White-chinned Jacamar Galbula tombacea


The White-chinned Jacamar is a brightly-plumaged member of the genus Galbula found in dense vine tangles along the edge of slow-moving streams and oxbow lakes in northern Amazonia. It is distributed north of the Amazon River in eastern Ecuador, northeastern Peru, southern Colombia, and northwestern Brazil. Males are bright iridescent green on the entire upperparts, and across the breast, with a chestnut lower belly and undersurface to the tail. Females are similar in plumage, but paler rufous on the belly. Males do have a white chin, but it is very difficult to see in the field. Apparently replaced south of the Amazon River by Bluish-fronted Jacamar (Galbula cyanescens), which has a bluish crown as opposed to a grayish-brown crown in White-chinned. Bluish-fronted is also found in a greater variety of habitats. It overlaps with Yellow-billed Jacamar (Gallbula albogularis), but Yellow-billed is smaller, has entirely chestnut underparts, and is found more in terra firme forest. Forages like other jacamars by sallying out for flying insects from horizontal branches.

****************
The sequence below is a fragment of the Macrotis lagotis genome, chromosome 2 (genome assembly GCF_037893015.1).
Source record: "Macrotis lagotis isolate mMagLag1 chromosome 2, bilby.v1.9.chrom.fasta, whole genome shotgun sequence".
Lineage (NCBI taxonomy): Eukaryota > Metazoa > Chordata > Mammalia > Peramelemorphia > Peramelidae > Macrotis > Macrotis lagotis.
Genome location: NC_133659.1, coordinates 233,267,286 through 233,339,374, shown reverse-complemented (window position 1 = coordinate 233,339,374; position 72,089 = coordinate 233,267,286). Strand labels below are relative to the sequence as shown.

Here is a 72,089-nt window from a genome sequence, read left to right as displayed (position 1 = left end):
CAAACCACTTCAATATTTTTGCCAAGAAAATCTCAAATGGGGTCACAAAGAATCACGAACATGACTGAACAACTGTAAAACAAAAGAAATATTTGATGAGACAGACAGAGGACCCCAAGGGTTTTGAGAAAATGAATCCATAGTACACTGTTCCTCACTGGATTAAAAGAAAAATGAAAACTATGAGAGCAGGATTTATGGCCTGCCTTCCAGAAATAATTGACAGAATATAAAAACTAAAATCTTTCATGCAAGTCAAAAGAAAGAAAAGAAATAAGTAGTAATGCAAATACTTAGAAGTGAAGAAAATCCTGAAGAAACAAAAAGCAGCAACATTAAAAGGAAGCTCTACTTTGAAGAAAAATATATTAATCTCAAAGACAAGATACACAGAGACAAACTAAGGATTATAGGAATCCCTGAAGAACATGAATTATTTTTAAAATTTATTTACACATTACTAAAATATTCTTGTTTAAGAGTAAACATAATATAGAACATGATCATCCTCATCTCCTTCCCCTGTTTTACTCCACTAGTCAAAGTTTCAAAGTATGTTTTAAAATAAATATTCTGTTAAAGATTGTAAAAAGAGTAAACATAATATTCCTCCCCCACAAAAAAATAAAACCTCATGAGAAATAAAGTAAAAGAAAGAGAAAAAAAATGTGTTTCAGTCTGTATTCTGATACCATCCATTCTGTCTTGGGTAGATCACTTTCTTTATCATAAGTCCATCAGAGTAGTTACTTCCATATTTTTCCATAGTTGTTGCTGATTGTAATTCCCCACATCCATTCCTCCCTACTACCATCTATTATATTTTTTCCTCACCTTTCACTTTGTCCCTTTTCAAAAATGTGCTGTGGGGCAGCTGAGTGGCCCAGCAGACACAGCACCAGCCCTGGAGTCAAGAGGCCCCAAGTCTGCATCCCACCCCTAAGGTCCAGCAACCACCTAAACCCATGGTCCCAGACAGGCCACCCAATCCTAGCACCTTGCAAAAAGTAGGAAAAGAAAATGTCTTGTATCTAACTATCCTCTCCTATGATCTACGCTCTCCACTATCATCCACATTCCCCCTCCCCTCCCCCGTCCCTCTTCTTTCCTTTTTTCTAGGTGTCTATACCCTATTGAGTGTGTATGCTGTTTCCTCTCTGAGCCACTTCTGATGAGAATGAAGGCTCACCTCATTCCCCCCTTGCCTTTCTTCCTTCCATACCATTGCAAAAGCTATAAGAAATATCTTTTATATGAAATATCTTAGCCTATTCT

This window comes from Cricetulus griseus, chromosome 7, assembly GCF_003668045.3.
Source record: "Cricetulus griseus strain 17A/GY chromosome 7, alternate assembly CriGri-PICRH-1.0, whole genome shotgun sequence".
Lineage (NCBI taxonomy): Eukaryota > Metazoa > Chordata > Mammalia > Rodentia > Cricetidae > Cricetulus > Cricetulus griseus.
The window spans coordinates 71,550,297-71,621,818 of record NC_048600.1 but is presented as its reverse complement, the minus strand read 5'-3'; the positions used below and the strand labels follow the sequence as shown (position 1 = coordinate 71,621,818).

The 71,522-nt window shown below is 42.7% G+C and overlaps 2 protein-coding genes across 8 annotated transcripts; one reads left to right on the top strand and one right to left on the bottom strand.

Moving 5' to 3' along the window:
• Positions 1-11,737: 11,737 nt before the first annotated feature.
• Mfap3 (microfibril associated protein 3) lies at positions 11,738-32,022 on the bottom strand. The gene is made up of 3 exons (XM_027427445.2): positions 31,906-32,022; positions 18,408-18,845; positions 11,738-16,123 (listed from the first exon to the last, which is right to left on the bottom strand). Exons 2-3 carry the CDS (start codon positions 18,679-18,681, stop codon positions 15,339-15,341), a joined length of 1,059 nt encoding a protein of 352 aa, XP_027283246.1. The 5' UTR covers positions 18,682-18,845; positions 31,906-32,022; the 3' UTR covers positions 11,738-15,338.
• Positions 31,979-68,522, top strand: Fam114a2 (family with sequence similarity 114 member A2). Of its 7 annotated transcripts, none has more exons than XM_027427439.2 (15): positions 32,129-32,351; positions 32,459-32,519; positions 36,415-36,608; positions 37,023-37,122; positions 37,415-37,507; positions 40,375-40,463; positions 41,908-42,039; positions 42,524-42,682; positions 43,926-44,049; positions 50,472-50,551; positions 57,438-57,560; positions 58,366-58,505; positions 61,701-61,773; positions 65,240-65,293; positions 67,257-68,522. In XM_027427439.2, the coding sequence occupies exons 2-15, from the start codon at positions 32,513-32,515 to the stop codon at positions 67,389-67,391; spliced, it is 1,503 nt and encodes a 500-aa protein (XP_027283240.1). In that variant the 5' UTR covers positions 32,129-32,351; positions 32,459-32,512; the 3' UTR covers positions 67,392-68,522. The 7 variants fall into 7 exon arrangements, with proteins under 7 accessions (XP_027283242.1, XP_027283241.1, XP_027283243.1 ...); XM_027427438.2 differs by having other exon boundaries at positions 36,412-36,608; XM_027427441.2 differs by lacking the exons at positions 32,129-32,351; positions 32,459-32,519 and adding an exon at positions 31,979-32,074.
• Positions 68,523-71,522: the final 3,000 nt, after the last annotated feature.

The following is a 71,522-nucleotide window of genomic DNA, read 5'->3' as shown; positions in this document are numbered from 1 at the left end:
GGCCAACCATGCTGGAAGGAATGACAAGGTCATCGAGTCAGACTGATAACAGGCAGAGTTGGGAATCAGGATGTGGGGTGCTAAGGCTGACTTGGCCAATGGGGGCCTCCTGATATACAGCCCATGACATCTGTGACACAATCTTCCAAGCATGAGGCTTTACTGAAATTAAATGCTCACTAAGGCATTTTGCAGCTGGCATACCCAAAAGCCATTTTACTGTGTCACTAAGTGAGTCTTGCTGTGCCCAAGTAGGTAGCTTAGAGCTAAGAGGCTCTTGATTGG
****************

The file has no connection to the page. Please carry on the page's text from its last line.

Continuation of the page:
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© Ted Parker

  • Year-round
  • Migration
  • Breeding
  • Non-Breeding

Recommended Citation

White-chinned Jacamar (Galbula tombacea), In Neotropical Birds Online (T. S. Schulenberg, Editor). Cornell Lab of Ornithology, Ithaca, NY, USA. retrieved from Neotropical Birds Online: